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Well simply put they are optically the same. However the CFi current lenses have a few different features most of which will not produce any imaging difference that the eye can detect except in the most extreme uses.
Probably the most significant issue for some shooters in that the current CFE lenses offer data-bus connection between lens and camera. BUT, the current 150mm you are looking at is a CFi so it does not have data-bus connection anyway.
So, the differences between CF and CFi are:
The barrel and grip design differs - some think this CFi design is nicer. It makes no difference to me.
The internal barrel coating of the CFi lenses is new and said to be more resistant to stray light - enhances contrast. Most pros agree that unless shooting in extremely high key uses, the eye cannot see the image difference.
The CFi lens shutter spring is made of a new high-tech metal thus said to extend the life by many decades - well the CF spring is likely to outlast most of us. I understand that the CFi spring can be retro fitted to a CF lens anyway.
The lens mount is a nice unpainted high-tech metal so never shows wear. No real benefit that I can tell.
The filter bayonet is also made of the nice hign-tech metal - resists the paint wear on the CF lens hood and filter bayonets.
Finally (I think!), the CFi has a X synch cord locking fitting on the lens designed to avoid accidental disconnection. Some CFi users complain that the lock device is plastic and too fragile.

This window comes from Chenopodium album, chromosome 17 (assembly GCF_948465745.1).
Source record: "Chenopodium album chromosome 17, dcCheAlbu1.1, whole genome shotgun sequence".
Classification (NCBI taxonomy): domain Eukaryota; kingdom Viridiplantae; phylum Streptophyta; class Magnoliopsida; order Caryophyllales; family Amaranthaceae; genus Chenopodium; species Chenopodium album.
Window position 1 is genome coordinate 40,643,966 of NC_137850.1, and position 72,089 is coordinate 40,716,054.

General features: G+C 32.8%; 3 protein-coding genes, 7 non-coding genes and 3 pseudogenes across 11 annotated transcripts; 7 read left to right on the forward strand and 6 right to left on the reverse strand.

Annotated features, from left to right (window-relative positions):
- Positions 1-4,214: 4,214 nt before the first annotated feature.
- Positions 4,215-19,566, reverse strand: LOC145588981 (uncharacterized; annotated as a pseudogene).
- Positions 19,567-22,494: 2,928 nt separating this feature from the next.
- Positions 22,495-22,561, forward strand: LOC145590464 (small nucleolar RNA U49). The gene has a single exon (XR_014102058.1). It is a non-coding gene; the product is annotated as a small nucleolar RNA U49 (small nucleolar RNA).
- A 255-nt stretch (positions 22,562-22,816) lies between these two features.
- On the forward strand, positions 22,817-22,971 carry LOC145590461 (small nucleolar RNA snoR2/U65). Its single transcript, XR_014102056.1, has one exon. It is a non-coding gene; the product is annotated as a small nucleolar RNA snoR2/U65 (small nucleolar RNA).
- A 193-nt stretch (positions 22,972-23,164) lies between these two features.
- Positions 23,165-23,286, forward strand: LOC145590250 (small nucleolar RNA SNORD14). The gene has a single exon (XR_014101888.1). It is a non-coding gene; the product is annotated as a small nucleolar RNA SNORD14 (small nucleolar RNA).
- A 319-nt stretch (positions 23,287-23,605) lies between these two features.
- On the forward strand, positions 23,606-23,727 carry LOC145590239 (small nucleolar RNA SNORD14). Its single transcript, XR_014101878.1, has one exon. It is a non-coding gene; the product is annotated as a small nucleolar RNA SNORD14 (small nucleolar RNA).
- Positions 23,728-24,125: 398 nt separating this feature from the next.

So there is no compelling reason IMHO to buy CFi over CF. There is no optical design difference. The choice comes down to relative value between the 2 as far as your personal budget is concerned.
In my case all my lenses are CF except for the 80mm CFE that came with my camera body. To my pocket CF is much better value for money - I get mint used lenses for much less than nice CFi/CFE versions. My CF 150mm is excellent.
Simon thanks for your explanation of CF and CFi lenses.
May I add that the most obvious difference is the helicoid.
Later generation lenses like the CFE and CFi models have a new helicoid that makes focusing easier.
For Jan over 50 years of Hasselblad lenses summarized:
1956-1982 "C" lenses using Compur shutters.
Till 1975 these lenses had silver barrels.
From 1975 till the end of the production the barrels were black.
Just before the introduction of black barrels T* coating was introduced on some lenses still with silver barrel.
Most black lenses have T* coating.
1982-1998 CF lenses with Prontor shutter.
These lenses can also be used with cameras using focal plane shutters from the 2000 series and the later 200 series. In F mode only the shutter in the camera is activated.
Some optical designs were changed like the 40 mm CF.
Others remained the same and even used the same glass.
1998-present CFE and CFi lenses.
CF lenses were upgraded for details see Simons post.
CFE means these lenses were fitted with databus and electronics to communicate with 200 series cameras.
CFi is an upgraded CF without databus.
"F" and "FE" lenses that can only be used with 2000 and 200 series cameras because they do not have a built in shutter.
The 2.8/150 FE is not suitable for your 501CM camera.
The latest 150 is a CFi lens.
This of course is also the most expensive choice because these lenses are only available from 1998 onwards.